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JUST WHO IS KNOCKING OUT WHOM?
William Leggett
September 27, 1971
The Giants and Dodgers, battling each other and themselves, thrash out a surprise pennant race that brings to mind their brawls of old
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September 27, 1971

Just Who Is Knocking Out Whom?

The Giants and Dodgers, battling each other and themselves, thrash out a surprise pennant race that brings to mind their brawls of old

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The names might easily have been Maglie and Robinson and Furillo and Leo, but they weren't. There was, to be sure, Willie, but there were also Singer and Juan and Buckner and Wills and Johnson, and what these names were doing was fighting. Age and a change of scenery had done nothing to cool passions in baseball's classic rivalry—the Giants against the Dodgers.

Two weeks before, any realist would have said that this would be just another tough series between two old foes, the one already a pennant winner, the other an adequate second. But suddenly the Giants were falling apart and the Dodgers at last were getting together, exactly the way their captain, cheerleader and topkick, Maury Wills (see cover), had said over and over again that they would. While the Dodgers came charging, the Giants developed ninth-inning trouble. Try as they might, they seemed incapable of coming out of the ninth ahead. They lost 11 of 12 games, their once fat lead of 8� games dwindled to one thin game and Candlestick Park was the Polo Grounds again, or Ebbets Field.

Wacky, of course, just the way things always have been with the two. Consider the days leading up to last week's two-game series, their final confrontation of the season. Before facing off at spitting distance, the archenemies produced a stereo of low lights that stunned even them. One evening, for example, Willie Mays dropped a fly ball in center field. On the same night the Dodgers' Wes Parker got picked off second base with nobody out in the bottom of the ninth inning. He was carrying what was supposed to be the winning run.

The two managers, Charlie Fox of San Francisco and Walt Alston of Los Angeles, rode up and down emotional roller-coasters. Fox, growing more dejected by the moment, said, "Balls bounce off the edges of the AstroTurf and over our infielders' heads. Balls come off the edges of the other teams' bats and fall in for hits. When are the edges going to turn our way?" Looking for a solid combination, Alston juggled his lineup and juggled it again and again. In the end he knew that he was no nearer to a solution than he had been in early March at Vero Beach, Fla.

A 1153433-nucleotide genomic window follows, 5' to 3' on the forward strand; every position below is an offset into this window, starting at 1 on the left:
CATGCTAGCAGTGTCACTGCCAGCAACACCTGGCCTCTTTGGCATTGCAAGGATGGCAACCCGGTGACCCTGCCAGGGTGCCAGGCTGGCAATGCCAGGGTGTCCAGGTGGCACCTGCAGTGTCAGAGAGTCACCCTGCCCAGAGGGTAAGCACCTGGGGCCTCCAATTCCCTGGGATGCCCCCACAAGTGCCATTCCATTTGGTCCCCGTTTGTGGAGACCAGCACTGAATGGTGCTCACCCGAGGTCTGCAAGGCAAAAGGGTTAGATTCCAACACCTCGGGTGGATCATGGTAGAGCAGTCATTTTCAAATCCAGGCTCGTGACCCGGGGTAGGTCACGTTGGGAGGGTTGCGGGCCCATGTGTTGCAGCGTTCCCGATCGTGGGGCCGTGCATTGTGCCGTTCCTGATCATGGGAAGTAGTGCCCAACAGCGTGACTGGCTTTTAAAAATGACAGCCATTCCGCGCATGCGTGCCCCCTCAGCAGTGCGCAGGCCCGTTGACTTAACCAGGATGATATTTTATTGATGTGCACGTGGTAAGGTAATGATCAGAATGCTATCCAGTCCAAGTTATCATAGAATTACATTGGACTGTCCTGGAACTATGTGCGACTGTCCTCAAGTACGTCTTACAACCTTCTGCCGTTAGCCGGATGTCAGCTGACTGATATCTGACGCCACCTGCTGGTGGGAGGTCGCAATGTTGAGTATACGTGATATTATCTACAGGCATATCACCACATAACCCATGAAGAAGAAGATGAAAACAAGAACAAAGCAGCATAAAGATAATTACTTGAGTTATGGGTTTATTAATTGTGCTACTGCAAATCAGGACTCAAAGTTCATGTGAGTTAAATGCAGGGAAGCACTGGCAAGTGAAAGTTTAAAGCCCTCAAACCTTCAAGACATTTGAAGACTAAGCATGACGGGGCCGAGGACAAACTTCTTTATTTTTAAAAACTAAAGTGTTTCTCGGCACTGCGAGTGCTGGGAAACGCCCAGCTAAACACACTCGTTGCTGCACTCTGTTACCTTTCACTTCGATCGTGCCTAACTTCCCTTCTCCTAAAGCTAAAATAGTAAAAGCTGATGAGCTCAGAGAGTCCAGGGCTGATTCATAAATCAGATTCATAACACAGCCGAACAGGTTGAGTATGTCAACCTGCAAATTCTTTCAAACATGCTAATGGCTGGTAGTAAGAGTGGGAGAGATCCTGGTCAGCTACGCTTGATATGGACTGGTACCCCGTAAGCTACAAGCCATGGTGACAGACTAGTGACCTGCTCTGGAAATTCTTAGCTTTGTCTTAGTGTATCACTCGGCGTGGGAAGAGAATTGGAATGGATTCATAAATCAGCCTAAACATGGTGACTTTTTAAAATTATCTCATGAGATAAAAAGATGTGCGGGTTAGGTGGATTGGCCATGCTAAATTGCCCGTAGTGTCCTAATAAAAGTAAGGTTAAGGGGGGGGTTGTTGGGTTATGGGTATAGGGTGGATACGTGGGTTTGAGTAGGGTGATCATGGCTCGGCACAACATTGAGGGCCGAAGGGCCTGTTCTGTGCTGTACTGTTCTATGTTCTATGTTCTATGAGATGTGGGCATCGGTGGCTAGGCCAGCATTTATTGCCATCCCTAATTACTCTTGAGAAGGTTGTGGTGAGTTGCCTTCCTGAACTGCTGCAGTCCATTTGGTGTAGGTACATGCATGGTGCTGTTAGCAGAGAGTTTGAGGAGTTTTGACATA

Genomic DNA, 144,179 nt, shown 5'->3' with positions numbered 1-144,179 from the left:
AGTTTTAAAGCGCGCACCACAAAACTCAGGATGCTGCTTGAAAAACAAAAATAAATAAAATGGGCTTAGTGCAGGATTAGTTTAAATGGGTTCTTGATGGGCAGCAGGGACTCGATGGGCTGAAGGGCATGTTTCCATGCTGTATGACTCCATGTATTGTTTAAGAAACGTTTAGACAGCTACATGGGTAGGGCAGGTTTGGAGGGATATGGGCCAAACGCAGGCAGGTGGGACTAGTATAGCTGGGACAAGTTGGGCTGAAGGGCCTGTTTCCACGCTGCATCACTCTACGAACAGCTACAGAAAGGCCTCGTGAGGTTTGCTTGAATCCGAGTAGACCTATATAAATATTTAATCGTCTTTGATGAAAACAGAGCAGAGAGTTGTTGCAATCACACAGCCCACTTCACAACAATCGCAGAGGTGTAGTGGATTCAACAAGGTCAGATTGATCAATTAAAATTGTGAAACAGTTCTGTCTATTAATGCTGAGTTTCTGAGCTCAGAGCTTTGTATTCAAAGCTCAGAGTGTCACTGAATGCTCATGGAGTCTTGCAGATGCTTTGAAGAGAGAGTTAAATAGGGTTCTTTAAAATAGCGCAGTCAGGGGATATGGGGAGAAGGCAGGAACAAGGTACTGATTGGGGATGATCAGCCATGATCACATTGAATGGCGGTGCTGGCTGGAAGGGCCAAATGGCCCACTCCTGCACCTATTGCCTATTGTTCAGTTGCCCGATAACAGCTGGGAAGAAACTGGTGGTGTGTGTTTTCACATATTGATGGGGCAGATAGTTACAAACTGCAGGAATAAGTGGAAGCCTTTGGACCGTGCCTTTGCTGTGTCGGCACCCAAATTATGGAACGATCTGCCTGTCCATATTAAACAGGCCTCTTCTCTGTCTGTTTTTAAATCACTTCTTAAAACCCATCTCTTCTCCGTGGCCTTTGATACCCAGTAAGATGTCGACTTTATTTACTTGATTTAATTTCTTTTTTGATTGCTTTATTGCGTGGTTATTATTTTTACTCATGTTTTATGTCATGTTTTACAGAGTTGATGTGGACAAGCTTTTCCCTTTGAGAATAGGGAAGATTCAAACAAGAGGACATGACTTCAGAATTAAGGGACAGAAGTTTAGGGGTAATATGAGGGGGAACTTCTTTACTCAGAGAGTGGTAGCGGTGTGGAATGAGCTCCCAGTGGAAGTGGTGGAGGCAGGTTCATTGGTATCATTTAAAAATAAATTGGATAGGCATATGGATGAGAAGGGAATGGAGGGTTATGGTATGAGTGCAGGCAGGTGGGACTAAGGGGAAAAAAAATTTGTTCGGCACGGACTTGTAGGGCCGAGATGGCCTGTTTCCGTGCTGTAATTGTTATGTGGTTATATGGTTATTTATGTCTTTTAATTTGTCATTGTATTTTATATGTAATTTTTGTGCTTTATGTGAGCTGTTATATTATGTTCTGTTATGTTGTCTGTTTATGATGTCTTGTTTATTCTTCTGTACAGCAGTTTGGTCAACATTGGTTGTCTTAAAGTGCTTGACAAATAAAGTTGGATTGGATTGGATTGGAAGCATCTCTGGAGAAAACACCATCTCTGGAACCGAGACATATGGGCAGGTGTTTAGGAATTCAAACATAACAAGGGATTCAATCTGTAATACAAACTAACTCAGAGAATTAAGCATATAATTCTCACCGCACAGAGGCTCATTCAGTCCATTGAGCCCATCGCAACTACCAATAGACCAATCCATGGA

Alston let Richie Allen off work early on Friday night against Atlanta with the Dodgers leading the Braves 2-1. Allen picked up his first baseman's mitt and left the premises and his teammates. They struggled without him through 11 innings and lost 3-2. Fred Norman, a pitcher for the San Diego Padres, threw a complete-game victory against Los Angeles on Thursday and did a perfect backflip on the mound at the conclusion of it. Explained Norman: "When I was with the Dodgers I did some backflips in the outfield one day. Alston noticed it and said that if I pitched a complete game it might be kind of interesting to do one on the mound. So I did." That was not exactly what Alston had in mind.

Los Angeles' surprising rise itself came out of mischance. During the team's final swing through the East almost a month ago the Dodgers lost two out of three games in Philadelphia and, after a delightful interlude in Montreal where they won two of three, lost three straight to the Mets in Shea Stadium. Whipped and saddened, they piled onto the plane to Houston, where in all probability they were going to play out the string.

Alston had a better idea. The following evening he closed the dressing room door in the Astrodome and explained the facts of his and their lives to his players. Drawing on his 18 years of experience as a major league manager, he explained to his basically young team that strange things happen in baseball and that several of the losses could have been wins with just a break here and there. Alston also explained the necessity of not letting down, because such an attitude could linger over into future years. He asked the team to show what it was made of.

Los Angeles went out and won, then won again the next night. The Dodgers took nine of their next 11 games, too, including a three-game sweep of the Giants at Los Angeles that set up last week's fight night at Candlestick.

As if that face-off were not heat enough, San Francisco was boiling. Temperatures in the city rose above 100, the hottest it had been there in almost 70 Septembers. Just about everybody in northern California wanted to go to the games—which was quite a novelty for the Giants, who in the last few years had gone largely uninspected by the local citizenry—but only 31,000 could get into the park. It is being rebuilt to accommodate the 49ers football team and, hopefully, 60,000 followers. Studded with beams, girders and half-finished seats, Candlestick resembled a struck set.

The task facing Los Angeles was formidable. Juan Marichal, the starting Giant pitcher in the first game, was 21-1 against the Dodgers at Candlestick, and even the loss came after 11 innings of struggle. In baseball there is no such thing as a game plan. There are only hopes, and the Dodgers' chief one was to score first and hang on in the expectation that Marichal would be replaced by a pinch hitter after five or six innings. Marichal left on schedule, but under circumstances the Dodgers could hardly have foreseen.

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